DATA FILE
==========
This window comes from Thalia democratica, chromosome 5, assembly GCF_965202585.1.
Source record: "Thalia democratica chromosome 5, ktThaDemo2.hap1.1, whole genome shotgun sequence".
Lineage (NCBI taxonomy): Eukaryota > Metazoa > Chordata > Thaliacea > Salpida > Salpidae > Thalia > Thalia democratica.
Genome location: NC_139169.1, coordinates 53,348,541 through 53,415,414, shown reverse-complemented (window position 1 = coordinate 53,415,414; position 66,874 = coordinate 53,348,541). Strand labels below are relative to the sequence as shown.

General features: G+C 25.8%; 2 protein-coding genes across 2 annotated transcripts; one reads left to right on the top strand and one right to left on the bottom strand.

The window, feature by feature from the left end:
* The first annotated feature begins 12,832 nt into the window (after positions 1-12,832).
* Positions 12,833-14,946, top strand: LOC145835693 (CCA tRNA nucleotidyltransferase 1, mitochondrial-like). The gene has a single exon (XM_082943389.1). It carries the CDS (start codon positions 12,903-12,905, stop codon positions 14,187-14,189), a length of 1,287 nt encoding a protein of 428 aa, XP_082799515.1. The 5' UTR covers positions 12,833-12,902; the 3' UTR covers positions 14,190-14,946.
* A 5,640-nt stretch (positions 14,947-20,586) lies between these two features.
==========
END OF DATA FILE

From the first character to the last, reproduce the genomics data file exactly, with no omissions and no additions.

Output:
This window comes from Thalia democratica, chromosome 5, assembly GCF_965202585.1.
Source record: "Thalia democratica chromosome 5, ktThaDemo2.hap1.1, whole genome shotgun sequence".
Lineage (NCBI taxonomy): Eukaryota > Metazoa > Chordata > Thaliacea > Salpida > Salpidae > Thalia > Thalia democratica.
Genome location: NC_139169.1, coordinates 53,348,541 through 53,415,414, shown reverse-complemented (window position 1 = coordinate 53,415,414; position 66,874 = coordinate 53,348,541). Strand labels below are relative to the sequence as shown.

General features: G+C 25.8%; 2 protein-coding genes across 2 annotated transcripts; one reads left to right on the top strand and one right to left on the bottom strand.

The window, feature by feature from the left end:
* The first annotated feature begins 12,832 nt into the window (after positions 1-12,832).
* Positions 12,833-14,946, top strand: LOC145835693 (CCA tRNA nucleotidyltransferase 1, mitochondrial-like). The gene has a single exon (XM_082943389.1). It carries the CDS (start codon positions 12,903-12,905, stop codon positions 14,187-14,189), a length of 1,287 nt encoding a protein of 428 aa, XP_082799515.1. The 5' UTR covers positions 12,833-12,902; the 3' UTR covers positions 14,190-14,946.
* A 5,640-nt stretch (positions 14,947-20,586) lies between these two features.